Fatigue is an ongoing subject of cancer and treatment that researchers continue to study in order to determine its origins: does fatigue derive from the cancer, from the treatment or from a combination of the two. Logically, it might seem to us who are in active treatment whether we are on biological, hormonal or cytotoxic treatment, or taking a break, many of us know intimately the sensation of overwhelming fatigue. This is my alternate week off of Xeloda®, my current chemo, and I am searching everywhere for a little dose of energy in the hope that I can get myself out the door. I detest being inside, even when I don’t feel good, but sometimes the fatigue is as limiting as feeling sick from the nausea or the hand-foot syndrome that accompanies this particular regimen. Maybe I’ll have some help.
In reviewing articles online this morning, I came across an abstract from a group of researchers from the Mayo Clinic who presented at the annual meeting of the American Society of Clinical Oncology (ASCO) earlier this month results of a phase III study of more than 300 participants that ginseng extract in capsule form proved to ease fatigue measured on a standardized scale rating fatigue over four weeks and eight weeks. The measurements after eight weeks showed significant improvement in fatigue for the participants who were given ginseng versus participants who were given placebo. Studies of ginseng report that participants who are healthy do not report a change in levels of energy or fatigue, while participants who are experiencing challenges in their health that include an increase in fatigue report feeling less fatigued. Naturally, I will check with my oncologist before I buy any ginseng to add to my daily schedule of pills, but it sounds like it might be worth a try.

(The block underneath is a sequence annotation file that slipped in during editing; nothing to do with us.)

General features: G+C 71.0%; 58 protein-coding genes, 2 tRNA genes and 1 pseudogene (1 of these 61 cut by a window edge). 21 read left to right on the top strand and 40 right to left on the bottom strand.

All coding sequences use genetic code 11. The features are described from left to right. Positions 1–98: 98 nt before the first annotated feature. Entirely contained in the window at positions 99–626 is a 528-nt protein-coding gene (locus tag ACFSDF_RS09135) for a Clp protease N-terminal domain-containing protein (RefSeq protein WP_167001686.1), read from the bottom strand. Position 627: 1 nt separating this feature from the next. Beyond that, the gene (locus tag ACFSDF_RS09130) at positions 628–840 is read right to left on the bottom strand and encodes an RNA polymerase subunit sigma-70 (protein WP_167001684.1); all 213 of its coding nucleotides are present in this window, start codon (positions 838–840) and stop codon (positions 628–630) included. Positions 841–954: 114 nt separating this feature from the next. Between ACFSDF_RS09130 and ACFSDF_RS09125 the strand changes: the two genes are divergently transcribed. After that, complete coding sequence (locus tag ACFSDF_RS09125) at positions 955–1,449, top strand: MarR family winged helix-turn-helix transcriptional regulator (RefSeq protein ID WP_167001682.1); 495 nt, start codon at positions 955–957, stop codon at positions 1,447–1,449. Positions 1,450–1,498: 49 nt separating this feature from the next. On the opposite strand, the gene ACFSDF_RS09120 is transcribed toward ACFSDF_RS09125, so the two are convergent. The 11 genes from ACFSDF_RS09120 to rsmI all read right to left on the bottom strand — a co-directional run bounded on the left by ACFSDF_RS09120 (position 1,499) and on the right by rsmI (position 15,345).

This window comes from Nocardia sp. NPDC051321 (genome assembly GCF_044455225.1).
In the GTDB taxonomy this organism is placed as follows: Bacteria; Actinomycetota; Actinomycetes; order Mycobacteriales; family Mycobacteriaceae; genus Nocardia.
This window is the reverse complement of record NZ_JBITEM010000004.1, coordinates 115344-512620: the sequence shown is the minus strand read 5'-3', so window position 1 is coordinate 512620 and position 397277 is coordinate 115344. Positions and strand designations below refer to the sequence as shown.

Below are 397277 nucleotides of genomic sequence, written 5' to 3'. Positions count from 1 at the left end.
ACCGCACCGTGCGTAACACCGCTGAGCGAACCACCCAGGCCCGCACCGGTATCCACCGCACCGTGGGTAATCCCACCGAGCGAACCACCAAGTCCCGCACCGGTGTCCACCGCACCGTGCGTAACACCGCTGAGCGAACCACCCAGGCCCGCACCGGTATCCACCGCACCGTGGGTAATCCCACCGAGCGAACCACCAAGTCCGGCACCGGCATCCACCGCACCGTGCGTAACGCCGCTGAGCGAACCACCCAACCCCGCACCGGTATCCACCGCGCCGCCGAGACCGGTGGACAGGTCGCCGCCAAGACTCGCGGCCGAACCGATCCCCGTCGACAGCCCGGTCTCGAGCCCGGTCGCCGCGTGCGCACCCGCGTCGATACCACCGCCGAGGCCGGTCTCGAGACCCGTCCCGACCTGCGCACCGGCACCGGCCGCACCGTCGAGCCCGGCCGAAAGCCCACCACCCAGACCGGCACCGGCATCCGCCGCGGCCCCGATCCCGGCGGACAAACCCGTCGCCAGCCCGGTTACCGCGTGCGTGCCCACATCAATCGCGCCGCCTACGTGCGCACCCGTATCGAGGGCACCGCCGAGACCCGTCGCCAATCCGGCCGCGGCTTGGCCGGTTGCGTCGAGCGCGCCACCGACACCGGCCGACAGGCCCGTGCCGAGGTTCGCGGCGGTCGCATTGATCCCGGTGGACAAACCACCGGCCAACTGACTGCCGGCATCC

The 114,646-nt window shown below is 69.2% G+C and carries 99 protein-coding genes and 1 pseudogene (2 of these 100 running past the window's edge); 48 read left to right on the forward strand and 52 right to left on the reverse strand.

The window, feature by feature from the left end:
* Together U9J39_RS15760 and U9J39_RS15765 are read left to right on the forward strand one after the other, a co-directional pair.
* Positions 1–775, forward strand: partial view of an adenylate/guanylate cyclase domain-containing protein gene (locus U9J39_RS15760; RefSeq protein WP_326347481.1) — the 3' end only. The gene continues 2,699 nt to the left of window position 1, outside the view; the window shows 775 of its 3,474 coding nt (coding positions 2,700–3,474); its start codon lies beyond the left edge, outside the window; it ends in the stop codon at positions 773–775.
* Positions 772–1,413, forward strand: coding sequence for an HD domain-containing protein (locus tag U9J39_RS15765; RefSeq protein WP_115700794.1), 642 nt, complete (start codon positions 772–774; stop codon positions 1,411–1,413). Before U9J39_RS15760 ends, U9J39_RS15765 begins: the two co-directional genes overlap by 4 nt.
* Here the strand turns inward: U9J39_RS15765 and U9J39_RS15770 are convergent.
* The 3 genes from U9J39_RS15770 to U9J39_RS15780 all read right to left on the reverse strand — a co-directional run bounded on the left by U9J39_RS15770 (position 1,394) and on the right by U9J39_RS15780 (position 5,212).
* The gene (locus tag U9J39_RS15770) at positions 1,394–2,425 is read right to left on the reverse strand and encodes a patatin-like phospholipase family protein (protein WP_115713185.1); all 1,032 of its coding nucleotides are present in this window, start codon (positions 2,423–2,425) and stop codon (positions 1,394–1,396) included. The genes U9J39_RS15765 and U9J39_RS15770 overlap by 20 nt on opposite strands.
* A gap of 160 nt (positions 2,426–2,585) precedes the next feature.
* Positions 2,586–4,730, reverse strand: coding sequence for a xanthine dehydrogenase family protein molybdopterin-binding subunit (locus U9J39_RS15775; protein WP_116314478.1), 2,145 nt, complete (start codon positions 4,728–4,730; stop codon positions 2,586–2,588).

Debra L. Barton, Heshan Liu, Shaker R. Dakhil, Breanna M. Linquist, Jeff A. Sloan, Craig R. Nichols, Travis W. McGinn, Ernie P. Balcueva, Grant R. Seeger, Charles L. Loprinzi; Mayo Clinic, Rochester, MN; Cancer Center of Kansas, Wichita, KS; Virginia Mason Medical Center, Seattle, WA; Spartanburg Regional Medical Center, Spartanburg, SC; Michigan Cancer Research Consortium, Ann Arbor, MI; Altru Cancer Center, Grand Forks, ND. Phase III evaluation of American ginseng (panax quinquefolius) to improve cancer-related fatigue: NCTG trial N)7C2. J Clin Oncol 30, 2012 (suppl; abstr 9001)5 6 7 8
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